I have only quit one time in my life...
It was the first beautiful Saturday in the spring of my 8th grade existence. Our neighborhood, being blessed with way over 50 kids living on several small streets, was being its usual active self. The sun was shining and the temperature was mild. Lots of bike riding, roller skating, and kick ball was happening on Pleasant Place that afternoon.
A celebration after a winter of watching Gilligan's Island re-runs.
It was the kind of day when kids coming out of hibernation want to show off the strength and growth of the past season. Somehow, I found myself challenged to a foot race around the block with the very athletic-played-college-basketball boy next door who, btw, hated my girl guts for having beaten him previously the year before.
"It's because he wasn't wearing his Red Ball Jets!" his younger sister had angrily lamented last year after her brother's defeat.
I was the reigning Queen of Speed both of my neighborhood and grade school playground. FYI: There was only one boy who I could never dominate, and he later became the State Decathalon Champion. Ironically, he, too, lived on my block, but I knew better than to engage him in a race; our contests were strictly limited to verbal sparring.
If you understand the dynamics of neighborhood contests of this magnitude, then you will know that these spur-of-the-moment challenges were highly significant because they usually occured only annually, usually in the spring. It was definitely a King- of -the- Hill mentality with the winner holding the title for at least a year or until some kid experienced enough of a growth spurt to challenge the title holder.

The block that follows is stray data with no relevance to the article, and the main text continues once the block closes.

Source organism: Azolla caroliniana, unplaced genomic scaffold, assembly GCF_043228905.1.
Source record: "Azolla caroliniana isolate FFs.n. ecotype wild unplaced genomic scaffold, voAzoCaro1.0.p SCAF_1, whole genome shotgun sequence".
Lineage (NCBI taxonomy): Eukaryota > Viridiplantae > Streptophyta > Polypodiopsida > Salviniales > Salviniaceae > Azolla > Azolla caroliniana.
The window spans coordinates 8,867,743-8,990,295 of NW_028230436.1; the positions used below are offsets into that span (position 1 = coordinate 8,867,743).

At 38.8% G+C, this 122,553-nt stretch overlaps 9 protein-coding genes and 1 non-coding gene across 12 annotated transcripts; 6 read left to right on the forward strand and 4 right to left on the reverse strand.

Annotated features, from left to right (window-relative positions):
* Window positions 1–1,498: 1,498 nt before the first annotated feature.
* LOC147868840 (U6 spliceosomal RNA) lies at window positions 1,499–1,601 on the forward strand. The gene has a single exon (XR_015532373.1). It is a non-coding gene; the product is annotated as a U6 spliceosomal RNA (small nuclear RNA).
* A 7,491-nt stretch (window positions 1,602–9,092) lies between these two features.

I remember not being happy about the length of the course, for I was a sprinter of the much shorter variety (50 to 100 yards), but the neighborhood pressure was great and around the block didn't sound very long (It was the equivalent of slightly over 400 metres).
I remember sucking wind while making the first turn (about 1/2 way) and the momentum of running down the very steep Hall Drive hill carried me only a tiny bit further.
I remember the switch in my brain that said...
My 13 year- old body collapsed at the 3/4ths mark, and the boy-next-door cruised his way to victory with the entire neighborhood waiting at the finish line.
My days of challenging boys to athletic contests came crashing to an end. A girl can't expect to be faster than the most athletic boys in her city forever, so I don't lament my defeat. What I lament is that I quit and did not finish strong. I could have gotten up and pushed myself across the finishline, but...
I laid on the ground feeling humiliation and defeat for a very long time.
When I finally had the strength to make my way home, the crowd had long dispersed, going back to their bike riding and kick ball games.
I wish I had finished the race. I wish I had looked my opponent in the eyes and said, "Good race."
I wish I had not quit.
I have only quit one time in my life...one time.
It will never happen again.